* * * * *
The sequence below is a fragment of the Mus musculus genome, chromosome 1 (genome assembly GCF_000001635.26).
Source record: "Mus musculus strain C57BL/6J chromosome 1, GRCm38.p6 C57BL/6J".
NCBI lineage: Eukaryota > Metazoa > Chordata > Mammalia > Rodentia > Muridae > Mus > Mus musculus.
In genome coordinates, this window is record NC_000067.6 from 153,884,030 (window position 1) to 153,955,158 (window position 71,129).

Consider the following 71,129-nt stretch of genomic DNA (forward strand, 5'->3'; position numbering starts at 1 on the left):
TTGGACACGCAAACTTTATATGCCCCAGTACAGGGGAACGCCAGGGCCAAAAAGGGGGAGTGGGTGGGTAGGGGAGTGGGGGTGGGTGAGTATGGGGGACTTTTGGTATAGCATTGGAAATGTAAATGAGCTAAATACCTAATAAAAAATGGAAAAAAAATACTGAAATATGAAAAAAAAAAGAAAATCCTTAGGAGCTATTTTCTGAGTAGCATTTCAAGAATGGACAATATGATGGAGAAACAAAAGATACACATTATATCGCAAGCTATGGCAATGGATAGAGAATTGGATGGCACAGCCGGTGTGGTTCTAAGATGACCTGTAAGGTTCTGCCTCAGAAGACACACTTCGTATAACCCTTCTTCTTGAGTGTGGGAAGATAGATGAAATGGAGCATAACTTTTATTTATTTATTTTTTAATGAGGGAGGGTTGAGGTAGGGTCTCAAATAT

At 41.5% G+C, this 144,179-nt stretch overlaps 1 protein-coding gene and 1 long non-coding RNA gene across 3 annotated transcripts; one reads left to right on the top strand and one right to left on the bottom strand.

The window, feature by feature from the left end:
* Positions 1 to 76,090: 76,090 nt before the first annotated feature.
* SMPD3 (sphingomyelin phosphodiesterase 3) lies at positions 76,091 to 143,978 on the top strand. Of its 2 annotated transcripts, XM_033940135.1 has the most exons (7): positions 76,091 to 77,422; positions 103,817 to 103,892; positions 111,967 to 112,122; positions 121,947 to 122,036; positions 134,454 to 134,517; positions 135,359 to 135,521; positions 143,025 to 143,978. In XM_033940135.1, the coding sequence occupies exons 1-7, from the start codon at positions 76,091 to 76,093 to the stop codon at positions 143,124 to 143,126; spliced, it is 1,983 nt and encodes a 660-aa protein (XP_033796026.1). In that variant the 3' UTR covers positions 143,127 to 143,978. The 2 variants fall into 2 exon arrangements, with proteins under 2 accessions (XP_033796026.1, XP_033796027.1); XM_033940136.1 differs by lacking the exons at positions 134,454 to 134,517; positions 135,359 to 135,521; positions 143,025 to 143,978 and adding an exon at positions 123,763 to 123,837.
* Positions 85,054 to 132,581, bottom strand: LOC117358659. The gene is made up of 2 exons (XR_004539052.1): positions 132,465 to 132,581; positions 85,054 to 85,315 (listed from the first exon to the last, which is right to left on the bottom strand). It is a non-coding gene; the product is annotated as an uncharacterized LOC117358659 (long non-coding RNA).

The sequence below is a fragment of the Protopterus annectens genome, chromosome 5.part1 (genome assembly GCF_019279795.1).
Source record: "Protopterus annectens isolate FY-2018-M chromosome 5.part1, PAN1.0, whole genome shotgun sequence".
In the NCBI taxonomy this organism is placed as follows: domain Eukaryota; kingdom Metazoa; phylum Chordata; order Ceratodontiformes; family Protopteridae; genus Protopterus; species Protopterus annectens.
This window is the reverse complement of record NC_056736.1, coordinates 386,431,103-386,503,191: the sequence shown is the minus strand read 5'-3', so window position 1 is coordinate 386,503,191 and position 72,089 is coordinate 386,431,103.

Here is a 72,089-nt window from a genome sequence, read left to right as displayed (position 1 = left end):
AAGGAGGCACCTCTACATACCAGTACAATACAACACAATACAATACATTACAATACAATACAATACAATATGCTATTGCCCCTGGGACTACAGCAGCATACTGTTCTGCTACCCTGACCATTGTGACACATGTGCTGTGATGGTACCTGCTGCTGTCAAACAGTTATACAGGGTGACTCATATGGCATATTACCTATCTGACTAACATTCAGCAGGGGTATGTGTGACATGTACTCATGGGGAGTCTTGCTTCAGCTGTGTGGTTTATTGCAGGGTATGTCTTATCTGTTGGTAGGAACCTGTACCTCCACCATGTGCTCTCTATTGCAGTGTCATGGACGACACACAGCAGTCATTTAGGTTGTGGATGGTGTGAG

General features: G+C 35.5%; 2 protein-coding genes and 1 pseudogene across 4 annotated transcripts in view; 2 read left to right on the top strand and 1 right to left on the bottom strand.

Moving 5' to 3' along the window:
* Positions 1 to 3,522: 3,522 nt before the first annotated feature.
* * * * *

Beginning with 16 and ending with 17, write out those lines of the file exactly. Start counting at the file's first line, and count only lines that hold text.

Here is a 72,089-nt window from a genome sequence, read left to right as displayed (position 1 = left end):
AAGGAGGCACCTCTACATACCAGTACAATACAACACAATACAATACATTACAATACAATACAATACAATATGCTATTGCCCCTGGGACTACAGCAGCATACTGTTCTGCTACCCTGACCATTGTGACACATGTGCTGTGATGGTACCTGCTGCTGTCAAACAGTTATACAGGGTGACTCATATGGCATATTACCTATCTGACTAACATTCAGCAGGGGTATGTGTGACATGTACTCATGGGGAGTCTTGCTTCAGCTGTGTGGTTTATTGCAGGGTATGTCTTATCTGTTGGTAGGAACCTGTACCTCCACCATGTGCTCTCTATTGCAGTGTCATGGACGACACACAGCAGTCATTTAGGTTGTGGATGGTGTGAG